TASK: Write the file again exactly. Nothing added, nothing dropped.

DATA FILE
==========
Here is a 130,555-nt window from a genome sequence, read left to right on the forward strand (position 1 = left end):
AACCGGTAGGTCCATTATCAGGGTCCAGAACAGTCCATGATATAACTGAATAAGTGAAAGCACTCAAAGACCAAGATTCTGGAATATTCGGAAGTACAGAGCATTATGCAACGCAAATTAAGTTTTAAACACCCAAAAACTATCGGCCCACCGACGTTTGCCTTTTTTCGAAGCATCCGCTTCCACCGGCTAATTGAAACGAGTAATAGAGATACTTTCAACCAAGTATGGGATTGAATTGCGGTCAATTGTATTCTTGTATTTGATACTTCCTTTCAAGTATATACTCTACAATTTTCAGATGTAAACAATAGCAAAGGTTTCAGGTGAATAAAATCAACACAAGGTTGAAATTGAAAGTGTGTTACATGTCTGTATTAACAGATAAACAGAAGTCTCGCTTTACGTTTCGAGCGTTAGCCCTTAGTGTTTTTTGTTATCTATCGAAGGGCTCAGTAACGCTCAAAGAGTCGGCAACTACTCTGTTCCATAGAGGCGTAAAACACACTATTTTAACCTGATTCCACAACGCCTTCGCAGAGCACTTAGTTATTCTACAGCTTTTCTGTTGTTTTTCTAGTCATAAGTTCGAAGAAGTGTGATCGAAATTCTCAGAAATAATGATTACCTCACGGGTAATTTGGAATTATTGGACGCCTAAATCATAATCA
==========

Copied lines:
Here is a 130,555-nt window from a genome sequence, read left to right on the forward strand (position 1 = left end):
AACCGGTAGGTCCATTATCAGGGTCCAGAACAGTCCATGATATAACTGAATAAGTGAAAGCACTCAAAGACCAAGATTCTGGAATATTCGGAAGTACAGAGCATTATGCAACGCAAATTAAGTTTTAAACACCCAAAAACTATCGGCCCACCGACGTTTGCCTTTTTTCGAAGCATCCGCTTCCACCGGCTAATTGAAACGAGTAATAGAGATACTTTCAACCAAGTATGGGATTGAATTGCGGTCAATTGTATTCTTGTATTTGATACTTCCTTTCAAGTATATACTCTACAATTTTCAGATGTAAACAATAGCAAAGGTTTCAGGTGAATAAAATCAACACAAGGTTGAAATTGAAAGTGTGTTACATGTCTGTATTAACAGATAAACAGAAGTCTCGCTTTACGTTTCGAGCGTTAGCCCTTAGTGTTTTTTGTTATCTATCGAAGGGCTCAGTAACGCTCAAAGAGTCGGCAACTACTCTGTTCCATAGAGGCGTAAAACACACTATTTTAACCTGATTCCACAACGCCTTCGCAGAGCACTTAGTTATTCTACAGCTTTTCTGTTGTTTTTCTAGTCATAAGTTCGAAGAAGTGTGATCGAAATTCTCAGAAATAATGATTACCTCACGGGTAATTTGGAATTATTGGACGCCTAAATCATAATCA